Wednesday, October 26, 2011

Won't Miss #380 - the "gaijin" vs. "gaikokujin" argument

Offense at a word is in the eye of the beholder. Racially insensitive product name or really bad katakana translation of "mommy"?

One of the longest running debates in the world of foreigners is whether or not being called a "gaijin" (outsider/foreigner) is offensive. The term "gaijkokujin" is generally viewed as being more polite. Frankly, I think this is a trivial issue which masks the real problem and that is the way in which it appears that the Japanese tend to conceptualize people as being either Japanese or not Japanese. The underlying mentality could be that there are Japanese people and there is the rest of the world which is lumped into one giant mass of outsiders, "gaijin", rather than members of individual cultures or countries with their own equally important and distinct identities. If this is truly the case, it reduces the world to "we, Japanese" and "them, the outsiders" in a way which is offensive, disrespectful, and somewhat frightening in its connotations. That being said, I don't know if modern Japanese possess that mentality or if the words merely reflect historical notions. No one can know for certain. All I know is that the argument over the words is tiresome and pointless. If respect is the issue, then that is what should be asked for, not a change in terminology.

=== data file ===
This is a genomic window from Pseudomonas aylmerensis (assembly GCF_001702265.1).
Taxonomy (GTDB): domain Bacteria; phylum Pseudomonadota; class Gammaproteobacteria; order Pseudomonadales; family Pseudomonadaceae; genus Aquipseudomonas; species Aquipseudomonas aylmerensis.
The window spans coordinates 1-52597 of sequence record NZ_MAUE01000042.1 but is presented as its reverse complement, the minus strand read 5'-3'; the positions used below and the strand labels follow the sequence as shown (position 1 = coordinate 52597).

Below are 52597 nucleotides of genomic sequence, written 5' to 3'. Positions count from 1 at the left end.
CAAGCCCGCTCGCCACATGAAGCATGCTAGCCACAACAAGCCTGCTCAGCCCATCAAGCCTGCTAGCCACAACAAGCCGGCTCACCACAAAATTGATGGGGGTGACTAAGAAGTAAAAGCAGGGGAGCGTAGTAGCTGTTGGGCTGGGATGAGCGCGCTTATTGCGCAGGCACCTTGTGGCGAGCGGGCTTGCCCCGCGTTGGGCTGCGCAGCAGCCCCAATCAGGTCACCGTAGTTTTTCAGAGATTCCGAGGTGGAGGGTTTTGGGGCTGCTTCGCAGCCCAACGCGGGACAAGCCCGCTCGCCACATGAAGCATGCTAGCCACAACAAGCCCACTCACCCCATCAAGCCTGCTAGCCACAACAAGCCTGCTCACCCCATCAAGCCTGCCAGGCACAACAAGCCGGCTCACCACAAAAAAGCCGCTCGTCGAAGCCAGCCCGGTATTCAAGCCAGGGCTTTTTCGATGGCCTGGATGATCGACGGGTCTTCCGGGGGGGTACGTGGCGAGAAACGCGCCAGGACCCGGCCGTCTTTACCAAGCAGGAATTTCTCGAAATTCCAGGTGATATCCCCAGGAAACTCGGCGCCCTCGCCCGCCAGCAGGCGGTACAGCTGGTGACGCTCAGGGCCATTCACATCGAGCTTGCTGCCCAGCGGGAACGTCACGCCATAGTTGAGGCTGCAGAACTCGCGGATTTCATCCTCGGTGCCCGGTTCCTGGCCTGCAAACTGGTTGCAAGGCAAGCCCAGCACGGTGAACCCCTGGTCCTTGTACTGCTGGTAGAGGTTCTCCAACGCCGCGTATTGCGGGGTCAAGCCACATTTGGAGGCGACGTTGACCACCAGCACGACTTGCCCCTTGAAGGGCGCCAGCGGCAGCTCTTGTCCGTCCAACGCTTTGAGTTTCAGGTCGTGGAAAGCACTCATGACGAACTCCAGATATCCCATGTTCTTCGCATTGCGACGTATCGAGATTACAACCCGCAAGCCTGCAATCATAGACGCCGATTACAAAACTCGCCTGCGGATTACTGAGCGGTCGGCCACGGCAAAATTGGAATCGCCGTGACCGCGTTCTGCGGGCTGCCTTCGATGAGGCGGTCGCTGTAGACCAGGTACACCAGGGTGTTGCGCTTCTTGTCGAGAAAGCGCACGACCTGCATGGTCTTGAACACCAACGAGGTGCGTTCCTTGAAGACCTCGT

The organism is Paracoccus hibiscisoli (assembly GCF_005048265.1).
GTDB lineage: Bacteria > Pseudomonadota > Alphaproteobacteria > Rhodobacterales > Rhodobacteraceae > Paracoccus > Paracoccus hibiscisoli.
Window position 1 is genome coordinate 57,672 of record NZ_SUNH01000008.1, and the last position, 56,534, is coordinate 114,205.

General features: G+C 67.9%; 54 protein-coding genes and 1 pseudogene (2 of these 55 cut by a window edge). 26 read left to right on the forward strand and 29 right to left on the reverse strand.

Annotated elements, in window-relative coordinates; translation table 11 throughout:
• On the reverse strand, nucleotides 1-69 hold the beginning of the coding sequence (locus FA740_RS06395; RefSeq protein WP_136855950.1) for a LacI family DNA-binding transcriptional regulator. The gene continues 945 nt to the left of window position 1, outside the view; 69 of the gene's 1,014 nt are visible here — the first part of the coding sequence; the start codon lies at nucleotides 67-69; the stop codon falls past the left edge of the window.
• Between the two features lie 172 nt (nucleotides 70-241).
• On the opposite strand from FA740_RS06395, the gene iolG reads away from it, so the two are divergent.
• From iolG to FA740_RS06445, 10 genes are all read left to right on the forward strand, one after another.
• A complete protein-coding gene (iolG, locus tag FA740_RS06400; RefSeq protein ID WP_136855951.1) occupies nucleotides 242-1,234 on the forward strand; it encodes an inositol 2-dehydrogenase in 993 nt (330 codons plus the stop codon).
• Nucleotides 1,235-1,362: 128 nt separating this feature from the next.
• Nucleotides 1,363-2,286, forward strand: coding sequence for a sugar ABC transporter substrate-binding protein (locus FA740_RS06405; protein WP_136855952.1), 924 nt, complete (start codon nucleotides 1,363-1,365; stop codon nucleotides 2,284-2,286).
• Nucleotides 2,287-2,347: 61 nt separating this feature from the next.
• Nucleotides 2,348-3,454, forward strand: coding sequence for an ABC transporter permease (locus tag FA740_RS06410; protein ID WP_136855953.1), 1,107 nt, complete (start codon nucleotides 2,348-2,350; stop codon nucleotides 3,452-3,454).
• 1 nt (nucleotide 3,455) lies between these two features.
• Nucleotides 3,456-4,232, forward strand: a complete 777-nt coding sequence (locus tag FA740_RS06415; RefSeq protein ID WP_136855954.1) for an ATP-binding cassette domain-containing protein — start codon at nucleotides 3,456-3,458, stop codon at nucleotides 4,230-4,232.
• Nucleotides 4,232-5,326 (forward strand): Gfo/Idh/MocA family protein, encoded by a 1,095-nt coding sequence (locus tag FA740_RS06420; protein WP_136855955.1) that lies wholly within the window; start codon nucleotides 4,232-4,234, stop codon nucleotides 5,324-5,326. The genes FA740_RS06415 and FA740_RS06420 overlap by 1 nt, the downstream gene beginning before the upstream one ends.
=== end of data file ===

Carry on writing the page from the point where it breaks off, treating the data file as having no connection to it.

Changing the words won't change the way in which foreigners are regarded and we can't know if the words reflect what we might imagine, so I won't miss this divisive debate.